The United States no longer imposes new tariffs on Chinese-made furniture

The United States no longer imposes new tariffs on Chinese-made furniture

Following the announcement on August 13 that a new round of tariffs against China would be postponed, the US Trade Representative Office (USTR) made a second round of adjustment to the tariff list on the morning of August 17: Chinese furniture was removed from the list and will not be affected by the current 10% tariff.

On August 17, the tax increase list was adjusted by USTR to remove wooden furniture, plastic furniture, metal frame chairs, routers, modems, baby carriages, cradles, cribs and other commodities.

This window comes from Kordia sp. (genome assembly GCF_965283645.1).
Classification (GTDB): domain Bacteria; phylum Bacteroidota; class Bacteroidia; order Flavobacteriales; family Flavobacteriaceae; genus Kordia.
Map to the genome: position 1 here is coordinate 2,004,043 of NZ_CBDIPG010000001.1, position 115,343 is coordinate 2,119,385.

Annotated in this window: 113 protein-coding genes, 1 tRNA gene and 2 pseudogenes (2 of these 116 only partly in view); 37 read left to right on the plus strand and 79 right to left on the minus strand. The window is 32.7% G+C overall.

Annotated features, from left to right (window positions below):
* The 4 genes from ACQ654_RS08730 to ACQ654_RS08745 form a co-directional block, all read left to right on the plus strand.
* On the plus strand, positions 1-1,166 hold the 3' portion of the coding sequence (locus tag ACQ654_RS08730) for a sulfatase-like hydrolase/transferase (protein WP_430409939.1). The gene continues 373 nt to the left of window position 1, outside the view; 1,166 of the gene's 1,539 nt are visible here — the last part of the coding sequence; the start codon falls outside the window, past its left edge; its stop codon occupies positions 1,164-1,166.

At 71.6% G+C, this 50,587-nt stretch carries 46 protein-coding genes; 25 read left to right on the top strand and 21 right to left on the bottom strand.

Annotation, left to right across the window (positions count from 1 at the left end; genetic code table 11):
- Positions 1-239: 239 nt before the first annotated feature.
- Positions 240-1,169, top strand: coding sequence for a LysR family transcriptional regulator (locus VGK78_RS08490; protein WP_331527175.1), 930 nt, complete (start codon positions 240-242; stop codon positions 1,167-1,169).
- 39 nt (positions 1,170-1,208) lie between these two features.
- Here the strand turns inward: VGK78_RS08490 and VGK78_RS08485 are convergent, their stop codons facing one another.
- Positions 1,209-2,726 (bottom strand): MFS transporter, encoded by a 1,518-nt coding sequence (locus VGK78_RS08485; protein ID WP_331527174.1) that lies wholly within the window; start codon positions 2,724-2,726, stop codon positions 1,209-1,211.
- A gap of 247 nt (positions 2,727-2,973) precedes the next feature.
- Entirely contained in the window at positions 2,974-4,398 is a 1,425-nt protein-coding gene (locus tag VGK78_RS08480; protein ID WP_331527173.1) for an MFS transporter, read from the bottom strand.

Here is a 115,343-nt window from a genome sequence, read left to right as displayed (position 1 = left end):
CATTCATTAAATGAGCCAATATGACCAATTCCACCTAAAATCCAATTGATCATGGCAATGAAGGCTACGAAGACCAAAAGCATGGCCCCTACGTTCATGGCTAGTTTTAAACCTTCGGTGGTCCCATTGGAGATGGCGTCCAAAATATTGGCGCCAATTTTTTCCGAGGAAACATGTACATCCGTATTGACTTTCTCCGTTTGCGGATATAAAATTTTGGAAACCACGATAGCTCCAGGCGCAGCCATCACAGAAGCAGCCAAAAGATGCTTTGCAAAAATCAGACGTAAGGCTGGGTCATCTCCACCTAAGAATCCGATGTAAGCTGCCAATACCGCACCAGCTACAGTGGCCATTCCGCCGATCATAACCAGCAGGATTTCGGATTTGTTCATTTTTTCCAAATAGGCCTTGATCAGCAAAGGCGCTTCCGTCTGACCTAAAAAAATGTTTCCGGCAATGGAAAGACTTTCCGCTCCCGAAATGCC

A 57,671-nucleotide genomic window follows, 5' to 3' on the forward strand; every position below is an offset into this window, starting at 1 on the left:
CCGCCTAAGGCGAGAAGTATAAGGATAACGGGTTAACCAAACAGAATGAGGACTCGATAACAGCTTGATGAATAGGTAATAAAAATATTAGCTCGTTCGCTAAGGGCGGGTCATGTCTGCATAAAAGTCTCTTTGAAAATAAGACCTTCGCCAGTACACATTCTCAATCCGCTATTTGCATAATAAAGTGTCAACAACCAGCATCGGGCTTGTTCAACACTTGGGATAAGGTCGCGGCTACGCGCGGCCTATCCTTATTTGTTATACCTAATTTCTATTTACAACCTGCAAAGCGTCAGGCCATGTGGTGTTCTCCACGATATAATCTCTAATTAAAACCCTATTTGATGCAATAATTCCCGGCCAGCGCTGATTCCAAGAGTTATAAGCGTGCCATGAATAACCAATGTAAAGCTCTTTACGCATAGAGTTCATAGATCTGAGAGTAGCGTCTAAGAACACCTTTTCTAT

But furniture-related components (such as handles, metal substrates, etc.) are still on the list, and not all baby products are exempted: children’s high chairs and baby food exported from China to the United States will still face the September 1 tariff threat.

In the field of furniture, according to the data of Xinhua News Agency in June 2018, China’s furniture production capacity has accounted for more than 25% of the global market, ranking first in the world in furniture production, consumption and export. After the United States included furniture in the tariff list, Wal-Mart, Macy’s Department Store and other U.S. retail giants have admitted that they will increase the price of furniture they sell.

According to data released by the U.S. Department of Labor on August 13, the National Furniture Price Index (URI) rose 3.9% in July from a year earlier, the third consecutive month. Among them, the price index of baby furniture soared 11.6% year on year.

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